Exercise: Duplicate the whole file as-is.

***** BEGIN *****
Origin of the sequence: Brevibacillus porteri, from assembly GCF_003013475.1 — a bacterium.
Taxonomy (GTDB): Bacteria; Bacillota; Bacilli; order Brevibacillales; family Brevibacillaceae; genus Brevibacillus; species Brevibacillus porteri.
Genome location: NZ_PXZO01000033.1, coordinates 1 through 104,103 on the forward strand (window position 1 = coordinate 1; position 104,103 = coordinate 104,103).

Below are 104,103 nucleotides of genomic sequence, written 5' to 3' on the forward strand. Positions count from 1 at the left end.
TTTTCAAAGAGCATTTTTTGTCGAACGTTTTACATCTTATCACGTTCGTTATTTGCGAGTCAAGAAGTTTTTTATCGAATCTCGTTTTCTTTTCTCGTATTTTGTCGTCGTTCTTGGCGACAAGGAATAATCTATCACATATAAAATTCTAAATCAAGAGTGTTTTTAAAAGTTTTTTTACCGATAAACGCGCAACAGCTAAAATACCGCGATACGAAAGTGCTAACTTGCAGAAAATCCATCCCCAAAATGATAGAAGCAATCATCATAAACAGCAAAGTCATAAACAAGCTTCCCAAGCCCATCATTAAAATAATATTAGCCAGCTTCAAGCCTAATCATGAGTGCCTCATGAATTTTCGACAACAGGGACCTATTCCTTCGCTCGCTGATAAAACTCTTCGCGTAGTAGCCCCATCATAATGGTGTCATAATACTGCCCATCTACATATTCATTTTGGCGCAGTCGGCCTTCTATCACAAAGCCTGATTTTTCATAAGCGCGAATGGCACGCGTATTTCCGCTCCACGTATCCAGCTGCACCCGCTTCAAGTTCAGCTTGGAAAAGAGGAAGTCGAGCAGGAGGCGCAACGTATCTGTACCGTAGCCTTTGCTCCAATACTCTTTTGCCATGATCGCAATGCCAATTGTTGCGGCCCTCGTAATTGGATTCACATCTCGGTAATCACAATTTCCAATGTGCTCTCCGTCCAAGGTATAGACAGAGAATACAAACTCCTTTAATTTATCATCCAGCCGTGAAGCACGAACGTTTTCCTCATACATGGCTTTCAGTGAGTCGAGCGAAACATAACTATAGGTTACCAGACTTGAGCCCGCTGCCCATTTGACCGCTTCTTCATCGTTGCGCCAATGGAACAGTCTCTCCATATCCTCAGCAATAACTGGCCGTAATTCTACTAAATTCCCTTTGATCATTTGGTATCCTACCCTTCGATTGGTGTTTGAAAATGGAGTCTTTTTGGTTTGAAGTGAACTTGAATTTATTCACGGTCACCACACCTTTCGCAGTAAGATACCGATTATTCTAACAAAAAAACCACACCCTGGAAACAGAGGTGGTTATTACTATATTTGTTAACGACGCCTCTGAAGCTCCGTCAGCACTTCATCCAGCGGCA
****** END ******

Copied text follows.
Origin of the sequence: Brevibacillus porteri, from assembly GCF_003013475.1 — a bacterium.
Taxonomy (GTDB): Bacteria; Bacillota; Bacilli; order Brevibacillales; family Brevibacillaceae; genus Brevibacillus; species Brevibacillus porteri.
Genome location: NZ_PXZO01000033.1, coordinates 1 through 104,103 on the forward strand (window position 1 = coordinate 1; position 104,103 = coordinate 104,103).

Below are 104,103 nucleotides of genomic sequence, written 5' to 3' on the forward strand. Positions count from 1 at the left end.
TTTTCAAAGAGCATTTTTTGTCGAACGTTTTACATCTTATCACGTTCGTTATTTGCGAGTCAAGAAGTTTTTTATCGAATCTCGTTTTCTTTTCTCGTATTTTGTCGTCGTTCTTGGCGACAAGGAATAATCTATCACATATAAAATTCTAAATCAAGAGTGTTTTTAAAAGTTTTTTTACCGATAAACGCGCAACAGCTAAAATACCGCGATACGAAAGTGCTAACTTGCAGAAAATCCATCCCCAAAATGATAGAAGCAATCATCATAAACAGCAAAGTCATAAACAAGCTTCCCAAGCCCATCATTAAAATAATATTAGCCAGCTTCAAGCCTAATCATGAGTGCCTCATGAATTTTCGACAACAGGGACCTATTCCTTCGCTCGCTGATAAAACTCTTCGCGTAGTAGCCCCATCATAATGGTGTCATAATACTGCCCATCTACATATTCATTTTGGCGCAGTCGGCCTTCTATCACAAAGCCTGATTTTTCATAAGCGCGAATGGCACGCGTATTTCCGCTCCACGTATCCAGCTGCACCCGCTTCAAGTTCAGCTTGGAAAAGAGGAAGTCGAGCAGGAGGCGCAACGTATCTGTACCGTAGCCTTTGCTCCAATACTCTTTTGCCATGATCGCAATGCCAATTGTTGCGGCCCTCGTAATTGGATTCACATCTCGGTAATCACAATTTCCAATGTGCTCTCCGTCCAAGGTATAGACAGAGAATACAAACTCCTTTAATTTATCATCCAGCCGTGAAGCACGAACGTTTTCCTCATACATGGCTTTCAGTGAGTCGAGCGAAACATAACTATAGGTTACCAGACTTGAGCCCGCTGCCCATTTGACCGCTTCTTCATCGTTGCGCCAATGGAACAGTCTCTCCATATCCTCAGCAATAACTGGCCGTAATTCTACTAAATTCCCTTTGATCATTTGGTATCCTACCCTTCGATTGGTGTTTGAAAATGGAGTCTTTTTGGTTTGAAGTGAACTTGAATTTATTCACGGTCACCACACCTTTCGCAGTAAGATACCGATTATTCTAACAAAAAAACCACACCCTGGAAACAGAGGTGGTTATTACTATATTTGTTAACGACGCCTCTGAAGCTCCGTCAGCACTTCATCCAGCGGCA